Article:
What’s worse than a healthcare organization getting attacked by a cybercriminal?  That same healthcare organization getting attacked for a second time – by the same cybercriminal.

Ranking as the third-highest industry to be retargeted following a cyberattack, healthcare is facing some serious security concerns. Although providers continue to fight the recurring fight, they don’t seem to be showing many signs of winning.

A recent report notes that a third of healthcare organization employees who experienced a ransomware attack said it wasn’t the first time. And there have been at least 200 breaches of more than 500 records reported since January, setting 2019 up  to be another record-breaking year for healthcare data breaches.

Surprising? Maybe not when you read articles suggesting that hundreds of servers storing patient X-rays and MRIs for more than 5 million patients in the U.S. lack even baic security protocols like passwords, and are so insecure that anyone with fundamental computer skills and a few lines of code could access them.

Playing Defense Against Cyberattacks

The continuous uptrend and repeat cycle in cyberattacks has led to many healthcare organizations bulking up their security teams. Currently, there are 313,000 open cybersecurity jobs nationwide according to cyberseek.org. Looking ahead, it’s estimated there will be 3.5 million unfilled cybersecurity positions globally by 2021, according to Cybersecurity Ventures.

But the job of securing PHI doesn’t fall only to the medical organization’s security team. It is critical to ensure that each employee within the organization has sufficient training to prevent breaches. The highest risk within a healthcare practice or enterprise is the unsuspecting employee who makes the wrong fateful click and inadvertently opens the door to the entire operation.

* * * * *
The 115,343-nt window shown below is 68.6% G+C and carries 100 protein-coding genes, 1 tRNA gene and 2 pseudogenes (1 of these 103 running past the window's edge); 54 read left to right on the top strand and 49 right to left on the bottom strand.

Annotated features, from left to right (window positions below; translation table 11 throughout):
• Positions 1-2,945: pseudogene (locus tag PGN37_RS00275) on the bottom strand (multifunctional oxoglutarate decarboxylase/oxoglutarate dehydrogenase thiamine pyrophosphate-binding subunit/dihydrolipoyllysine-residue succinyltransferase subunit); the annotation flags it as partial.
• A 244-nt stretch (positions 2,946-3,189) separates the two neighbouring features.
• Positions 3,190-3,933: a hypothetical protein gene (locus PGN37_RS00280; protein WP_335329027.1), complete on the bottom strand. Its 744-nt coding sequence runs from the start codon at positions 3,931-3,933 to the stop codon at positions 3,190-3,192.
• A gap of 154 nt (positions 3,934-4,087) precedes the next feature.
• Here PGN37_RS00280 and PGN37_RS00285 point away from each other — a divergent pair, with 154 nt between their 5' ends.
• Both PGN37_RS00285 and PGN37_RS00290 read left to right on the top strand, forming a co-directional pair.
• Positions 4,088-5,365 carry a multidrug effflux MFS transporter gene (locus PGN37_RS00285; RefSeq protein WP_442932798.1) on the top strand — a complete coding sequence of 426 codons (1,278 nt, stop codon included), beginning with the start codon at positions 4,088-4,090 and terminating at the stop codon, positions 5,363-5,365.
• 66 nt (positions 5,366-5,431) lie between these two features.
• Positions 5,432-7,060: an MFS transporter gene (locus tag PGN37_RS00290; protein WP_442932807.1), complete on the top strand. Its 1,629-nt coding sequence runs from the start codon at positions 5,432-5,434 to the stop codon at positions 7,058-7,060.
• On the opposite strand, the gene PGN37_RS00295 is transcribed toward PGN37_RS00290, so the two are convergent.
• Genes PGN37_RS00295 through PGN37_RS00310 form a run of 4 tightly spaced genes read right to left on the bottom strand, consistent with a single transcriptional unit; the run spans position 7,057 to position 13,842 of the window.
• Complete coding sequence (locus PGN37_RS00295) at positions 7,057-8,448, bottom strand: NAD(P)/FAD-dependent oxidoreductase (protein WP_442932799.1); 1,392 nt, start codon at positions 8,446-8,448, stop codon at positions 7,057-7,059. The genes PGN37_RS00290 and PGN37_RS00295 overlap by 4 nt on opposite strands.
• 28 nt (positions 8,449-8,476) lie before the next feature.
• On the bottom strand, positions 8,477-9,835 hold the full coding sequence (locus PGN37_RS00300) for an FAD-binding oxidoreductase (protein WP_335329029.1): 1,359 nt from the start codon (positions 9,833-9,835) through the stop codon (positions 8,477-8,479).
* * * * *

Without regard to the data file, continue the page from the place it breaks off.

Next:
Concurrently, it is important to utilize updated technology and maintain best practices for healthcare networks and software to ensure PHI stays protected.

One of the biggest areas for improvement relates to legacy operating systems that are more prone to cybersecurity vulnerabilities. Of those who participated in the HIMSS2019 Cybersecurity Survey:

  • 69% indicated that they had at least some legacy operating systems in place at their healthcare organizations
  • 83% of those still operate with Legacy Windows Servers (e.g., 2003, 2008, 2012, 2016 and XP)
  • 14% of respondents said over 10% of their systems qualify as a legacy operating system

Couple the outdated operating systems with legacy EHR and ERP applications, and security risks are greatly amplified. Facing ever-increasing cyberattacks, and breaches that could have massive implications for patients, organizations with unprotected legacy systems must find a better way.

It’s time to archive.

Regularly called on to help clients address their long-term EHR and ERP data lifecycle management strategies, Harmony Healthcare IT offers a legacy data archiving solution  that consolidates data stores, reduces out-of-production system maintenance costs, mitigates technical risk, and complies with record retention mandates. More importantly, it provides increased security from cyberattacks, protecting both healthcare organizations and  patients.

Ready to make the move toward protecting your legacy data from cyber crimes on repeat? Let’s talk.

Oct 10 2019

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